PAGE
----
My mind had suddenly reached a certain calamity; terror gripped me, for in the moonlight I could see a silver-sheen blade dimly reflecting against the heavy fog which surrounded this stranger- an unknown man that was bent on pursuing me.

“Avery?” I called out, hoping against hope that it was him. Had he found out the truth? The fact that there were other men before him, and even now I had not been entirely faithful. Or that despite my promises that were uttered in vain, I could never bear him a child? Is it possible that Avery finally realized I never had any intention of ever leaving this place, because a mere servant girl such as myself feared the consequences of running away from those two accursed men that lived and breathed in the depths of Morton Hall?

I screamed out Avery’s name into the impenetrable fog, before vainly stretching out a hand in good faith that it was truly him. “Is that you?”

The man’s steps quickened, hastening towards me. The low, heavy drone that sounded behind him alarmed me the most, a low grating noise which cut against the bitterly high grass at every step, separating it with such fluid motion that I knew it would soon perform the same action against me.

I was a fool, of course. Neither man nor woman can escape the grasp of the Bryly’s men, try as they might; it is known that anyone that steps across the large threshold of Morton Hall is inevitably fated to die upon their lands.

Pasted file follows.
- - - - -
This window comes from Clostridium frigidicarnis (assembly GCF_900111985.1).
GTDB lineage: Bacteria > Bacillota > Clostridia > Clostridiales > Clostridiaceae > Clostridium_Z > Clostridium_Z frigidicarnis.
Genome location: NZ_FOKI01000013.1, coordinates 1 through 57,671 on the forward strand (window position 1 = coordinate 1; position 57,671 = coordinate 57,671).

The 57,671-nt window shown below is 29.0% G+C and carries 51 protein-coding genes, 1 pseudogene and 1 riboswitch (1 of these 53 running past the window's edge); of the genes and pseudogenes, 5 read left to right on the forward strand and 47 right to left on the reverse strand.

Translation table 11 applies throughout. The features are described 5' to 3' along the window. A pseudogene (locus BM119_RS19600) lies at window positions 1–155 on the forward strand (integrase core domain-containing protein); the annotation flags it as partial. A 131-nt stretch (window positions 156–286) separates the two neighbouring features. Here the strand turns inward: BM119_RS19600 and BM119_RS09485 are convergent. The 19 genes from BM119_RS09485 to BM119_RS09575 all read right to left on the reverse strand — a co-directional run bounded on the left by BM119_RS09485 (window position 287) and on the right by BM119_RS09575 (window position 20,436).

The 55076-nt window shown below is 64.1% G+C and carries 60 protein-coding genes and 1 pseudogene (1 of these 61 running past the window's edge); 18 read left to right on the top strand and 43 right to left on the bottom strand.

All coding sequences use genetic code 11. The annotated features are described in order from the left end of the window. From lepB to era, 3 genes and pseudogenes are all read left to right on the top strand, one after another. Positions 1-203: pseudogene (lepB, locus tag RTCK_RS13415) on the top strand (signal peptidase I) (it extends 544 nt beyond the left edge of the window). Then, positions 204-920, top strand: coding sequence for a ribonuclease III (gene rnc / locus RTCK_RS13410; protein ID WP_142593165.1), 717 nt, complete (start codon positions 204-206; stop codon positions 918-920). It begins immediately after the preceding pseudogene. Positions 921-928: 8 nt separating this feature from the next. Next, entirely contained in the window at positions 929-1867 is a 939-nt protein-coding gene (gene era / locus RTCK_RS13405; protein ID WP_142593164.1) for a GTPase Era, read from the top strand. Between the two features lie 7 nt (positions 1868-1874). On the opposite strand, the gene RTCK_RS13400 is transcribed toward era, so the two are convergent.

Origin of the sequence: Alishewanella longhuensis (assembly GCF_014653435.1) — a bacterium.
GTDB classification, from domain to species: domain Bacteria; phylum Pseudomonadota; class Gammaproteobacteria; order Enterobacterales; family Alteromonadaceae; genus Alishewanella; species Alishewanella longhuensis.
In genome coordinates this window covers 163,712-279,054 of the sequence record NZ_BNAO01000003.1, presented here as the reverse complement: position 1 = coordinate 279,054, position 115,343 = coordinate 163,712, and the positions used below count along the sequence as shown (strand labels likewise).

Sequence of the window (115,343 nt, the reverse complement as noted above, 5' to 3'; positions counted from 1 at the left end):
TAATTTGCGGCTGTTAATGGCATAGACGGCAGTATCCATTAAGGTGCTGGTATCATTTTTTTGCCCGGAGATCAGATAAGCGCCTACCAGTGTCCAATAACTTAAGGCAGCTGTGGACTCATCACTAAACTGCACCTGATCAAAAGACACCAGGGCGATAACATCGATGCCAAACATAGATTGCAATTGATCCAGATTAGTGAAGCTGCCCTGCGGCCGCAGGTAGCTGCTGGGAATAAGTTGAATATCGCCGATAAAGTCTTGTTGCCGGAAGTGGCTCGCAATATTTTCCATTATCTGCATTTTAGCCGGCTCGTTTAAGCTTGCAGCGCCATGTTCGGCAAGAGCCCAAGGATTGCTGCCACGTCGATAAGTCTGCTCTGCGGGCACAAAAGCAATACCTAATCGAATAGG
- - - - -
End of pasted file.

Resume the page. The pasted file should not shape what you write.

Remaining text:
The silver blade lifted into the air, flickering in a matter of seconds until the axe was gripped heavily in front of the person’s chest. I shuddered at the sight of it, and found my feet moving backwards in utter fear. “Brendan?” I cried out. It could only be him, since Brendan was the most possessive of all three of my lovers. He had made it quite clear that he would never let me go. “Please,” I begged, only to stumble on a high patch of grass and fall backwards. In this lowly position I sighted blood, thickly oozing off the tip of the blade. “Please!” I screamed in absolute horror, as this man took his final steps with a great heaving axe at hand.

In the clear moonlight I recognized the slouchy grey cap and heavy overcoat at once, and knew the long black collar pointed upwards could only belong to my master.

“C-Calum? I asked with some distress, as my mind raked and raved with how a sickly old man could ever come out of his invalid fated bed.

The figure stopped. The large form hovered over me, and with their present advantage of stature and the brightness of the moon they could see all the world’s terror etched upon my face.

“Your master is dead,” replied the lone figure with a voice thickly riddled with something of hysterics, but I knew that aging voice all too well, for it belonged to none other but the mistress of Morton Hall.